The Madras High Court today stayed a tribunal’s order allowing use of a property by a leading textile chain after hearing a plea of the Enforcement Directorate that its purchase allegedly involved money laundering. A division bench comprising justices R Mahadevan and M Govindaraj stayed the order of the Delhi-based Appellate Tribunal for cases under Prevention of Money Laundering Act (PMLA) allowing ED plea seeking stay. The tribunal had allowed Pothys textiles to deposit 50 per cent of the purchase value of a property it had bought to the ED and use it.
The matter relates to a property purchased by Pothys in Kancheepuram measuring about 12,945 sq ft for constructing a textile showroom. The property was bought from Dhanalakshmi Sridhar for a sale consideration of Rs 5,30,74,500. She is the daughter of one Sridhar Dhanapal who is facing various criminal charges including offences under Prevention of Money Laundering Act.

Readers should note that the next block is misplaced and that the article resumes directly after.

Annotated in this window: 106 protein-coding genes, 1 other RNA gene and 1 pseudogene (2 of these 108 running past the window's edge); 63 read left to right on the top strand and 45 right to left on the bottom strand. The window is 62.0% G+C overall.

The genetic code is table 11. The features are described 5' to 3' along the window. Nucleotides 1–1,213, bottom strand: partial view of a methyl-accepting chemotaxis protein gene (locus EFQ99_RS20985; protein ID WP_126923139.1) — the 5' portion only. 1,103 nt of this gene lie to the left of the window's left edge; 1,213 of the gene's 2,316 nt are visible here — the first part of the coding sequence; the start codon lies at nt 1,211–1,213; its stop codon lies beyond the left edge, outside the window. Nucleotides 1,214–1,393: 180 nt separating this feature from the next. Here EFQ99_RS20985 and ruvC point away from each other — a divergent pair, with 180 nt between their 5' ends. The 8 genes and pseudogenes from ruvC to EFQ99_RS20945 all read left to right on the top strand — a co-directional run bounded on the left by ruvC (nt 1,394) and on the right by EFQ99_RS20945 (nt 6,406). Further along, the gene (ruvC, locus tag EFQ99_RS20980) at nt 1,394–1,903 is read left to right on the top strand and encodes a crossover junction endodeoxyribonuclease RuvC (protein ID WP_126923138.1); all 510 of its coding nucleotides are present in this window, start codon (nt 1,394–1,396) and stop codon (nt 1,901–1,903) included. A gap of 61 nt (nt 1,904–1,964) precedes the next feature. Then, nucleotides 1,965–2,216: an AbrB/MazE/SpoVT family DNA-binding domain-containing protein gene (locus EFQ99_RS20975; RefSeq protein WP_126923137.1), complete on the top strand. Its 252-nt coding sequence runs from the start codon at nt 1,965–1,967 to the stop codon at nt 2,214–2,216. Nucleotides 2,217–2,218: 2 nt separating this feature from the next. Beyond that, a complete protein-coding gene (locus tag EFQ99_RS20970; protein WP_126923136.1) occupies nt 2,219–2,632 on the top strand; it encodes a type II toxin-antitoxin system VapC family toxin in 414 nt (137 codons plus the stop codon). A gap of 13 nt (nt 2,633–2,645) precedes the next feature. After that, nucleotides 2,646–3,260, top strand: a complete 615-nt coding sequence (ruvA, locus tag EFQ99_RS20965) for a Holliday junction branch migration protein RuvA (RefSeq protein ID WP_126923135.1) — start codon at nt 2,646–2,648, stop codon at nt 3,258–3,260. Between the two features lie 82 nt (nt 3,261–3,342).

However, the property was attached by the PMLA authorities and the provisional attachment order was upheld by the Adjudicating authority at New Delhi. Pothys petitioned the PMLA Appellate Tribunal seeking stay on the “Notice of Physical Possession,” issued by the ED authorities dated January 11, 2017.
They submitted that they were innocent and if possession of property was taken by authorities, they may have to face losses and lose their reputation as well. After hearing the plea, the Tribunal directed Pothy’s to pay 50 per cent of the purchase value to the account of ED and use the property.
This order of the tribunal was challenged by the ED in the Madras High Court.
ED contended that the tribunal failed to consider that textile firm instead of making payment to the seller Dhanalakshmi Sridhar, had remitted it in the account of Kumari, wife of Sridhar who is facing cases. The couple are Dubai residents, it was pointed out. Since Kumari was not the actual seller in the said deal, it clearly proved that the transaction involved money laundering, the ED submitted and sought the High Court to set-aside the Tribunal’s order.